· She also spoke on lengthy about Somalis living in Holland who use the money from social office and credit cards to enable their relatives in Kenya migrate to Europe. She narrated about how she cut communication with Somalis after she learnt Dutch and became translator.
After finishing reading the book, the floor was open for questions from the reporter.
Some of the questions she was asked include;
How do you, after renouncing Islam want to make an overhaul to the Islamic beliefs?
What made you abandon Islam, and when did you decided to leave the religion?
Those who are oppose to you say that Ayan is trying to appeal to the middle-classed white people and would like them to hear what they would want to be told and as a result, your readers and listeners are only from that category, is that right?
Ayan depicted Islam as oppressor of women and danger to the existence of human kind. While responding to what made her renounce Islam, she claimed that the suffering of her mother and granny made her abandon the religion to avoid end up like them. She also claimed that her mother refused her to attend school in spite of her father willingness. Ayan also claimed that an incident happened to a Somali lady, who was raped by Kenyan forces and abandoned in a refugee camp in Kenya has influenced her to renounce the religion.
Ayan’s most shocking narration was about her solution to Islam. She called on christians, as written on her book Nomad, to go to the Muslim neighborhoods and influence the faithful to abandon the religion and join them.
The reporter, who was at that moment astonished by what she heard, asked her why she as an Atheist thinks that way and could this cause disharmony amongst the religions? Ayaan replied that it is better for her to belief on long-haired Jesus who wear sandals and love peace than believing God who has stick and slay people.
If I try to cover everything that Ayan said, I think I would not conclude on one writing.
Things that really left me amazed about her book and what she told the people who attended the forum are her constant lies about Islam and herself. As we all know, Ayan was born to a wealthy and well educated family. Her father was a man who in early 60s graduated from Columbia University, and educated in Italy. He was a famous elite, politician, scholar and linguist. Ayan got her education in Kenya, Ethiopia and Saudi Arabia where she attended highly respected schools. She is not someone who suffered or went through refugee camps.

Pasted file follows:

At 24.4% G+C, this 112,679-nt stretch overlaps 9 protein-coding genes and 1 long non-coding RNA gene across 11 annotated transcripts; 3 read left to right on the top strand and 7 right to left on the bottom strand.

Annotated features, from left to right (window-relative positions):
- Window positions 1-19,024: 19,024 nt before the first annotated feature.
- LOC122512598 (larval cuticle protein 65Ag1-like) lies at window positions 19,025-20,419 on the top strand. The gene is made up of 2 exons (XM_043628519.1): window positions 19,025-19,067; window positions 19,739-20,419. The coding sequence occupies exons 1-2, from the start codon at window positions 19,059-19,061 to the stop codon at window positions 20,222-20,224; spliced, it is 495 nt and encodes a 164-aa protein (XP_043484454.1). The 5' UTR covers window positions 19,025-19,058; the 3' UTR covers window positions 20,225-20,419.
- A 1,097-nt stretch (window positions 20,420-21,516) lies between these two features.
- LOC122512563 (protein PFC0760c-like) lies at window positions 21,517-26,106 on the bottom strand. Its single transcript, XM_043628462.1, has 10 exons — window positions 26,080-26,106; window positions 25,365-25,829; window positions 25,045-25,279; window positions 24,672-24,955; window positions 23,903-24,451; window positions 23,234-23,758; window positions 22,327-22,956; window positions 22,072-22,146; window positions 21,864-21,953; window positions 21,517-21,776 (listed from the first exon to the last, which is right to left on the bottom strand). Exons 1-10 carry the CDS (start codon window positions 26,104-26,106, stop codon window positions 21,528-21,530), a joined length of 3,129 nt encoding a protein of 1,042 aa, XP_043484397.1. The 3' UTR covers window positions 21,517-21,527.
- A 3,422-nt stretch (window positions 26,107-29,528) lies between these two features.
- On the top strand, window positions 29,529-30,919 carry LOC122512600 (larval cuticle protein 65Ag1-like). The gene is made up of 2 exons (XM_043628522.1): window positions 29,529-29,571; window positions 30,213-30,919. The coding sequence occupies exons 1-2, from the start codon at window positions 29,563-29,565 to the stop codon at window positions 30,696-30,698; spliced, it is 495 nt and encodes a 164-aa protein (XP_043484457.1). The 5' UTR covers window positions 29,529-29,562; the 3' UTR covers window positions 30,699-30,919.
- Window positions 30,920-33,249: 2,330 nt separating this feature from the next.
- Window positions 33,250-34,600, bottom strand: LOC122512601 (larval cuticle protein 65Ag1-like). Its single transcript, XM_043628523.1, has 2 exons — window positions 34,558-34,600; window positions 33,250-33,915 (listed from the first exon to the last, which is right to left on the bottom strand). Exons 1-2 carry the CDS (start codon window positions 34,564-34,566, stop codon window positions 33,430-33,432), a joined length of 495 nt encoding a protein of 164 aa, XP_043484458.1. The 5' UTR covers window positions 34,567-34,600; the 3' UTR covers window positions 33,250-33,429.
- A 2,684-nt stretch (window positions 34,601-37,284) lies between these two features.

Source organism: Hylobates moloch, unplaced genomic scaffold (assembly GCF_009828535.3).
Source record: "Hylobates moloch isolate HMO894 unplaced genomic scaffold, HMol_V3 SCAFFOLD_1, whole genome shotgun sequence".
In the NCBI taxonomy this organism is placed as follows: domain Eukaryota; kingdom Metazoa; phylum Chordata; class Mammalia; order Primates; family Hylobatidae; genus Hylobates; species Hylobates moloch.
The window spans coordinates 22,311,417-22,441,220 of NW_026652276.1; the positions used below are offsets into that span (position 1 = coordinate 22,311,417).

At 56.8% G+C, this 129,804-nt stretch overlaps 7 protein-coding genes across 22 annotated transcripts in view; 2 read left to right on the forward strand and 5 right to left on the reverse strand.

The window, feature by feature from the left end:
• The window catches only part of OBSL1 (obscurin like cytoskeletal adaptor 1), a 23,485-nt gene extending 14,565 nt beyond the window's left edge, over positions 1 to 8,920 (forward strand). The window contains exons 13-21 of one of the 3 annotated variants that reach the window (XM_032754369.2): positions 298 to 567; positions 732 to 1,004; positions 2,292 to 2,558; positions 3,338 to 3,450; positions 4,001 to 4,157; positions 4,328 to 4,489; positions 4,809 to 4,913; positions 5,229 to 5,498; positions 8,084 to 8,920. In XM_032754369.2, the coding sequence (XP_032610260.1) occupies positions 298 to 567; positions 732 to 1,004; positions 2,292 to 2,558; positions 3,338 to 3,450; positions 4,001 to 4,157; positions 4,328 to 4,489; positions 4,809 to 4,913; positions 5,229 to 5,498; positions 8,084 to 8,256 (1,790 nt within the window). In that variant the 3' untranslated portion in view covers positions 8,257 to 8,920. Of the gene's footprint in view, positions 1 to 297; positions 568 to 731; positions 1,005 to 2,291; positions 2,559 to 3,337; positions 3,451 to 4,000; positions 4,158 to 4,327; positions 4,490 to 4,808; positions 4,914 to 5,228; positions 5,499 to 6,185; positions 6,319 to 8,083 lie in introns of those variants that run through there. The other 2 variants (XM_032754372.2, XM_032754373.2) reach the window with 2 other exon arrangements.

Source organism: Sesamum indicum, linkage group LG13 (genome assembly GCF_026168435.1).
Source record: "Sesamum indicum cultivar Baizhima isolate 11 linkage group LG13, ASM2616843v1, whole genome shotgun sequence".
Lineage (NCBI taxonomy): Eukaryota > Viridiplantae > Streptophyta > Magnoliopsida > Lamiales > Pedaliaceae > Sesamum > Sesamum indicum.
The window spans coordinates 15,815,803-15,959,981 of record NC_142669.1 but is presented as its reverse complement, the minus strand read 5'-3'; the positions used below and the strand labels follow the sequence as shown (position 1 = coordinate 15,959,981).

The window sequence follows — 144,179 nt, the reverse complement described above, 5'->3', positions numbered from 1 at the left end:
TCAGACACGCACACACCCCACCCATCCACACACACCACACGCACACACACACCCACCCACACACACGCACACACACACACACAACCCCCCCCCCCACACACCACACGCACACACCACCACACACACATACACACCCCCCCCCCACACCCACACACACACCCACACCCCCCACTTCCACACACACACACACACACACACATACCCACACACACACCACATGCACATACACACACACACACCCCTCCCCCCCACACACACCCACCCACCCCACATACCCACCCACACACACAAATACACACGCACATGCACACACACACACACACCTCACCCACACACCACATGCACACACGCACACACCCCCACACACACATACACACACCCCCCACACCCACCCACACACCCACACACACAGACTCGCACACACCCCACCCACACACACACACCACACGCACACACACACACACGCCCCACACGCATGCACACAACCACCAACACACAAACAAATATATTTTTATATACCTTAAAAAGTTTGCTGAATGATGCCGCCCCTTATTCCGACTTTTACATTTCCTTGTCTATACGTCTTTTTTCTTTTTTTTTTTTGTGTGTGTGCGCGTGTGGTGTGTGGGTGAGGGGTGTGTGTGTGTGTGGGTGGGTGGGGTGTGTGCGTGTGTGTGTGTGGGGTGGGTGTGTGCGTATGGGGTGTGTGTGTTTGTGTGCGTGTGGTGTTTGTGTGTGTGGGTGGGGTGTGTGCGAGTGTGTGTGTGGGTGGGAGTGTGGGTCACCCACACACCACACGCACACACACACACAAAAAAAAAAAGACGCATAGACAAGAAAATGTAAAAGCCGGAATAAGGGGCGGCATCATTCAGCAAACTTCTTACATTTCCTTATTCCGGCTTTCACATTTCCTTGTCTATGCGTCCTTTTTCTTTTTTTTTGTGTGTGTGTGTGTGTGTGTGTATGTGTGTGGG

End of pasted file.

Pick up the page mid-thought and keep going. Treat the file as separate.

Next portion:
So, the picture she painted about her life is far from truth, I can only say it is FICTION and her night dreams which she is using in real life to confuse people who don’t have enough knowledge about Islam.
To sell her Nomad book to westerners, she is trying to make herself as a person who has not seen a town, large sum of money and never went to school. She even made herself like she was rescued from the bush where she lived with animals. A life that she calls Barbaric and inhumane.
The other shocking thing about her is the way she depicts her family, her mother, father and granny as people who lived in distressful life, one with so many suffering and hardship, which is out of reality. Furthermore, her awful depiction of Islam, the way she wants war against Islam and to create divisions amongst Muslims and other religions and make people suffer.
The other thing that I can describe as stupidity is her blanket war against peaceful Multiculturalism in the western countries. If is not for what she is fighting now, Ayan would have not arrived Holland, where she would become a parliamentarian.
To the conclusion, Ayan is an intelligent person but filled with hatred, so much annoyance which blinded her from the truth, cannot differentiate between culture and faith, true and false. She is now living in a distressful life which she can’t even walk without security guard, preferring hiding to her freedom.
The likes of her are people who strive hard to see the world, which is now engulfed in fighting and hatred, without life of companionship, understanding and respect. She is simply campaigning for a divided world.
It could have been better if Ayan is engaged into debate about knowledge, but I think that would not happened at the moment or we could attend where she makes address to ask her questions and correct her in a civilized manner. If Muslims or Somalis don’t speak about what they believe and how they see her campaign, and what Islam says about women, other religions and togetherness, I think the absence of this is what gives Ayan chance to confuse more people, who have no idea about Islam.
We must not allow groups or individuals to take Islam hostage, paint bad picture whether they are those who are united for the course of depicting Islam or the likes of Ayan who simply don’t recognize God.
Muslims shall stand to protect the religion and correct whenever people try to depict our believes badly. It seems there are people, both extremist and few persons who want to take Islam hostage and use the name to attain their aims, with some saying they would teach the people the religion through use of guns while others say the religion needs a total overhaul or annihilation. The more than billion faithful shall speak and defend itself from inciters both inside and outside.
Prepared : Farah Osman and translated by GAROWE ONLINE